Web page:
Kramer got angry; as time went on, and the death count went up, more and more gay men (and their friends) became angry. Kramer stayed angry. It was a righteous, impatient anger, and it never let up, even as it earned him as many enemies as friends. “When it comes to being an asshole, Larry is a virtuoso with no peer,” Rodger McFarlane, a former lover of his, told The New Yorker. “Nobody can alienate people quicker, better, or more completely.’’ (Kramer did eventually find love, and married David Webster, an architect and designer.)
I like to think of Larry Kramer as a necessary asshole — I think you could even make a case for him as St. Asshole. (Hello, Vatican? You remember him, from his long, bitter siege on Cardinal O’Connor and the Catholic Church.) Kramer co-founded Gay Men’s Health Crisis, to agitate for AIDS research and funding and eventually, to minister to the community. Then, when Kramer deemed it insufficiently radical, he co-founded ACT UP, which staged demonstrations and disruptions, an activism which sometimes felt close to anarchy. He was far from the only warrior of the AIDS crisis (eulogy tends to narrow the wide field of focus to the single person) but he was a brutally effective and enduring one. Dr. Anthony Fauci, who knew Kramer during his tenure at the National Institutes of Health — they were enemies and later became friends — long before he became America’s coronavirus czar, once said: “In American medicine, there are two eras: “before Larry and after Larry.’’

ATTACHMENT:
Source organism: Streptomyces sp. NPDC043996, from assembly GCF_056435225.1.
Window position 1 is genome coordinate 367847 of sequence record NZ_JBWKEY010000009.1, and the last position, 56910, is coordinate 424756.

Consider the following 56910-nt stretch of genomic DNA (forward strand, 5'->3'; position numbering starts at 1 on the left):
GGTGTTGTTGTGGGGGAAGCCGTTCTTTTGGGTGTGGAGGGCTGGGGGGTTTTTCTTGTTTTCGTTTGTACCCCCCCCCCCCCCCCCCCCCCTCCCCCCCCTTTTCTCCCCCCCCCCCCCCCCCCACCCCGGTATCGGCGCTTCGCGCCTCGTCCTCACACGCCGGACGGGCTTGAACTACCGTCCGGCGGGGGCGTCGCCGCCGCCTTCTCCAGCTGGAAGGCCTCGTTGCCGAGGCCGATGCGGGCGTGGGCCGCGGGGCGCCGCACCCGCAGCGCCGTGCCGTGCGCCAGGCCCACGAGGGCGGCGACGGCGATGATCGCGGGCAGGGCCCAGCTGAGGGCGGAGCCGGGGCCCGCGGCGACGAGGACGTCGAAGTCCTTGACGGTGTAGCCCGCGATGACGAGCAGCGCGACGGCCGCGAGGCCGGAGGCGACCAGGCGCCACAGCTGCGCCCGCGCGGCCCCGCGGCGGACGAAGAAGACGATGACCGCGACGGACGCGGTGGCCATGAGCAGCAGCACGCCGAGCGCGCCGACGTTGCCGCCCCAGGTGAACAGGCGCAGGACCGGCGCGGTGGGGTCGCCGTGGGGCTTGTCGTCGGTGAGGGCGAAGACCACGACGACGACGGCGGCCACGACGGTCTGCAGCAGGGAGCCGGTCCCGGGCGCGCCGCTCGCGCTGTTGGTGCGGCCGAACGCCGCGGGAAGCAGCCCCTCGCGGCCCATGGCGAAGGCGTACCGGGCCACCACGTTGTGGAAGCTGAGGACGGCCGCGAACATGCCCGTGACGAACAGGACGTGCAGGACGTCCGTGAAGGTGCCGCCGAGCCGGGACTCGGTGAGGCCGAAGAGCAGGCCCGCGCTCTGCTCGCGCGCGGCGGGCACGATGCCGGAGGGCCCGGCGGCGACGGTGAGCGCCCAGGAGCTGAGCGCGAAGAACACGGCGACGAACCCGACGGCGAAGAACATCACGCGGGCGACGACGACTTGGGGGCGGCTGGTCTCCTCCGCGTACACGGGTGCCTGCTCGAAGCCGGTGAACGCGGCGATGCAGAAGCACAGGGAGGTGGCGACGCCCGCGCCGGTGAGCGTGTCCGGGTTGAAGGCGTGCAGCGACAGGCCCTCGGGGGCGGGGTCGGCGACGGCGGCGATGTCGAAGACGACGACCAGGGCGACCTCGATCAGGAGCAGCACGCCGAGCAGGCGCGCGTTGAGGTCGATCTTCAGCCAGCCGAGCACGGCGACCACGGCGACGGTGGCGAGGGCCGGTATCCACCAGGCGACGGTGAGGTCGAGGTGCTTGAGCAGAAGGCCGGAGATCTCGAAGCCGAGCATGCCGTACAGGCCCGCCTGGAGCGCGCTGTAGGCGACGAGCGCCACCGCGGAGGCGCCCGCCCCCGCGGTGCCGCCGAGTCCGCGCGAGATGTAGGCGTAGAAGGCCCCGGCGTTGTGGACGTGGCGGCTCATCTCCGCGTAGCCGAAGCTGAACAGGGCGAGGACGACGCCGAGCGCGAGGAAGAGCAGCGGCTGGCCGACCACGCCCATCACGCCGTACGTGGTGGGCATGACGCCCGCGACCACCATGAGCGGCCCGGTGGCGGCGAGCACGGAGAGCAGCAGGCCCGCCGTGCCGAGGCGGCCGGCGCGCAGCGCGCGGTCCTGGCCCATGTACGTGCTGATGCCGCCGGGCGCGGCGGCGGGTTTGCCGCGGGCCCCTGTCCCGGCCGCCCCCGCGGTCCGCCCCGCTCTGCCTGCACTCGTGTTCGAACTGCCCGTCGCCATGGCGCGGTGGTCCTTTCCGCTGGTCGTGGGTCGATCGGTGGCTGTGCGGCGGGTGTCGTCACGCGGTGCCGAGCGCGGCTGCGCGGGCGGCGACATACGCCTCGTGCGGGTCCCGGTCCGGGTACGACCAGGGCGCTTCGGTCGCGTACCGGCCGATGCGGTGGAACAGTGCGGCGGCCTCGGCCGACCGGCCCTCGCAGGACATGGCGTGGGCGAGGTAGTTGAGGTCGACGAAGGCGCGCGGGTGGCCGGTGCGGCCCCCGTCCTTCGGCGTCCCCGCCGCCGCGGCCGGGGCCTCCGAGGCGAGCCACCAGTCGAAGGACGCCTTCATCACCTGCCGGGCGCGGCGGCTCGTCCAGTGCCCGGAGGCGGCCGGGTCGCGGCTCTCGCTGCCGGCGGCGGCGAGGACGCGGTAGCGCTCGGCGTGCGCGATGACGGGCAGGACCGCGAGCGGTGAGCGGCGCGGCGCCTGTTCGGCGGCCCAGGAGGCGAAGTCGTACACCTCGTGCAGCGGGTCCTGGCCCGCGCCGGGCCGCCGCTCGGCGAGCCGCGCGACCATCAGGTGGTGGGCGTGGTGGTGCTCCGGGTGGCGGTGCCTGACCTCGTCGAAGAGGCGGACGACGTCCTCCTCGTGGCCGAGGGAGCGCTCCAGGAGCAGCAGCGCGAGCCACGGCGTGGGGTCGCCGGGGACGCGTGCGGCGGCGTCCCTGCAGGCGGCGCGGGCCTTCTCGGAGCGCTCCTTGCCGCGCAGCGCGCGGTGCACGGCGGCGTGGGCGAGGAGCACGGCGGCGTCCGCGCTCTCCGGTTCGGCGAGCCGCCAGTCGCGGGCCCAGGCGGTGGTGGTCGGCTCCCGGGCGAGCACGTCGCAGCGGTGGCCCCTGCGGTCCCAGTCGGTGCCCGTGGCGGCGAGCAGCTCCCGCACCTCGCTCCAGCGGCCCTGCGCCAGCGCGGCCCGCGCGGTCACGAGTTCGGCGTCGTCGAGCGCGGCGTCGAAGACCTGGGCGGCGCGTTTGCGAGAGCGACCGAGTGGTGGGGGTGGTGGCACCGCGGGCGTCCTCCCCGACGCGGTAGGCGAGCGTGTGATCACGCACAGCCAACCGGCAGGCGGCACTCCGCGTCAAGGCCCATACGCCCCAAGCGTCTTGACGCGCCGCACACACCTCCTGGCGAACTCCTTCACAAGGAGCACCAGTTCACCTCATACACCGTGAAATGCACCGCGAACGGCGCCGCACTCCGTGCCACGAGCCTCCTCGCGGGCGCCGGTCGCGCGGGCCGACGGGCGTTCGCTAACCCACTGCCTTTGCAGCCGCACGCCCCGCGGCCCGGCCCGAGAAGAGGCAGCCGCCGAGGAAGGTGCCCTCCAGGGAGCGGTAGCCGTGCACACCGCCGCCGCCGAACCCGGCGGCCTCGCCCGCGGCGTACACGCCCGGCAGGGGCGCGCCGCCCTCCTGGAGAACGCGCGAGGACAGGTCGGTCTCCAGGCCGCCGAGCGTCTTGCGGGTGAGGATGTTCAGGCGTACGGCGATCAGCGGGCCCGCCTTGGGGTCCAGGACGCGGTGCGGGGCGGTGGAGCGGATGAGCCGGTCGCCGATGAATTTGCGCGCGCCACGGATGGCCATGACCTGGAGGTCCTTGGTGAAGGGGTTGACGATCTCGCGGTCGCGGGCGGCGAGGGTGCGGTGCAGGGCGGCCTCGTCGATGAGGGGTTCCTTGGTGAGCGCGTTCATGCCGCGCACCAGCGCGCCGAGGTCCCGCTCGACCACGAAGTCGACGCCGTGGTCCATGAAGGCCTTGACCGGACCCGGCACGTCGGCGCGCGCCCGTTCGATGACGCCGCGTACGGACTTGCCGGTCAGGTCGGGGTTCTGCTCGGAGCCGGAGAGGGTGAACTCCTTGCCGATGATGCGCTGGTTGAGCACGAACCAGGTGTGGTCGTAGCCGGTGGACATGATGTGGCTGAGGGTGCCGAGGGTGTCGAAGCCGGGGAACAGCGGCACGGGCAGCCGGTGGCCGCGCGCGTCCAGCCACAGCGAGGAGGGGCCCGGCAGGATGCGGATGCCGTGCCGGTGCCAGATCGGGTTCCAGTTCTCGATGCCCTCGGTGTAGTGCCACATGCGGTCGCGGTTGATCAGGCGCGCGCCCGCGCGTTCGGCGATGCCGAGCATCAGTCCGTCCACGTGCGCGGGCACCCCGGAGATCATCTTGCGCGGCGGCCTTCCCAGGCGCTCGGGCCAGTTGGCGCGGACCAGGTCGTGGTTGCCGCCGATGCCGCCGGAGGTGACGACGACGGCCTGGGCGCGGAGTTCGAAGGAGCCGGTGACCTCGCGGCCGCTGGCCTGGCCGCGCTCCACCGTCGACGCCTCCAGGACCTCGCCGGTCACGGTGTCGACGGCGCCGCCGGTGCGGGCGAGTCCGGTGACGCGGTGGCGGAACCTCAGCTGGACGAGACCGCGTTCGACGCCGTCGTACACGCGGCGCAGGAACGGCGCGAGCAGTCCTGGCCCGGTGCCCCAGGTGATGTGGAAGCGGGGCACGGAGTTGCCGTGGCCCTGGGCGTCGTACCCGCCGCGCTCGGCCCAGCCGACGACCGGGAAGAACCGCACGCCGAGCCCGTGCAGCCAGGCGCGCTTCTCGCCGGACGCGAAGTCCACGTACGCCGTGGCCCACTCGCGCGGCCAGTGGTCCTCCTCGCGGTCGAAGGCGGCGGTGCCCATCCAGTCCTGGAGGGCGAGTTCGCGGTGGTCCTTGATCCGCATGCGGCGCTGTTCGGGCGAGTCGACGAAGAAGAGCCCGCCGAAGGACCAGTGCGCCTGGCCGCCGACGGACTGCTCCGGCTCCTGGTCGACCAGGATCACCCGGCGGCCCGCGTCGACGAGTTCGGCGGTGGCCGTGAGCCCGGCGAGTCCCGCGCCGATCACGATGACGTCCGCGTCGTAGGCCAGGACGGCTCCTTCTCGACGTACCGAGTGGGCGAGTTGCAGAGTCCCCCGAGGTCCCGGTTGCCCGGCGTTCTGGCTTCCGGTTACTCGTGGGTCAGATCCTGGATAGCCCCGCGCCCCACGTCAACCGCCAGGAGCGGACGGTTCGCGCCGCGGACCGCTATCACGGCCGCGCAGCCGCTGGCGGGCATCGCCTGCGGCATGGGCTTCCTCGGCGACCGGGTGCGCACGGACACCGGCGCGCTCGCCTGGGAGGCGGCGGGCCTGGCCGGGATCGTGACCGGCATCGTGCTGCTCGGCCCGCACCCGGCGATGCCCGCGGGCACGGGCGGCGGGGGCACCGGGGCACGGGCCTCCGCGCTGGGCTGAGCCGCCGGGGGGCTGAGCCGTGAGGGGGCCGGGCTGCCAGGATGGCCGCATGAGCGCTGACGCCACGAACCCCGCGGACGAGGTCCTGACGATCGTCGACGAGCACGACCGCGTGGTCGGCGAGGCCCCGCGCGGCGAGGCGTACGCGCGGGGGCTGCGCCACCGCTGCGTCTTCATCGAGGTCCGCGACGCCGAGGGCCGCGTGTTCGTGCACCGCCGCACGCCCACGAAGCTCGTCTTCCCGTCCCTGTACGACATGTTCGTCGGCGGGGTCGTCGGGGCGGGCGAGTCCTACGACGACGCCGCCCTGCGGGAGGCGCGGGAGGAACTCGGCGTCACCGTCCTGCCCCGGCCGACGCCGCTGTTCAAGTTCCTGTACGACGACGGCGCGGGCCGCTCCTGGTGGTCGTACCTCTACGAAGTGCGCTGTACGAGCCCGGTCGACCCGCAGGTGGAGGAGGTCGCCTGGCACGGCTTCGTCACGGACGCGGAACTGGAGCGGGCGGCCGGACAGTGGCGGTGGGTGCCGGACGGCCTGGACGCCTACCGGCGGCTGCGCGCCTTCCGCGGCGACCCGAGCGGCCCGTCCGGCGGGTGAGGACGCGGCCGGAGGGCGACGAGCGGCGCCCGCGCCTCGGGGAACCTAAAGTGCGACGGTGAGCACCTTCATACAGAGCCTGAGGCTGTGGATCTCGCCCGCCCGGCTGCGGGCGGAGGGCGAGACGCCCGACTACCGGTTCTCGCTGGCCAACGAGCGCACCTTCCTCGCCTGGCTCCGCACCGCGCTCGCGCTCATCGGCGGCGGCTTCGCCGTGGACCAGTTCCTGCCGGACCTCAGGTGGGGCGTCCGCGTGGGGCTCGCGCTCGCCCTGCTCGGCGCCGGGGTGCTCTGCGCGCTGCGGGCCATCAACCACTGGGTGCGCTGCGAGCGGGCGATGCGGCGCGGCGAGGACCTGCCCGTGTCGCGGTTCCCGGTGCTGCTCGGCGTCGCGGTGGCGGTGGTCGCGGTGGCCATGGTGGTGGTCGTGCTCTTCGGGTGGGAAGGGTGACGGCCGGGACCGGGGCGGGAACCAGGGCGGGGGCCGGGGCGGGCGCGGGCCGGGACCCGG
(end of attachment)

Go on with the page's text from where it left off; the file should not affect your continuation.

We live in a world Kramer helped to make. My first HIV test, and some of my subsequent ones, were administered free, confidentially, at GHMC’s clinics, when I was panicked and terrified, knew only the family pediatrician, and had nowhere else to go. That you could speak about AIDS in the New York of my childhood — when the “Decision” comic strips appeared on the subway, the HIV melodrama of Julio and Marisol, when Rent played to packed houses every night — Kramer has a part of that. The endless insistence that the FDA and the CDC do their jobs helped spur the development of HIV drugs — he has a part of that too. Any reckoning of the essential art of the AIDS crisis — that, too. You can’t watch The Normal Heart (1985), finally made into a film by Ryan Murphy in 2014 with an all-star cast, and not be angry, still. And wonder why didn’t anybody listen to Ned Weeks, a character based on Kramer himself. “Ned Weeks” was Kramer’s personal email handle to the end.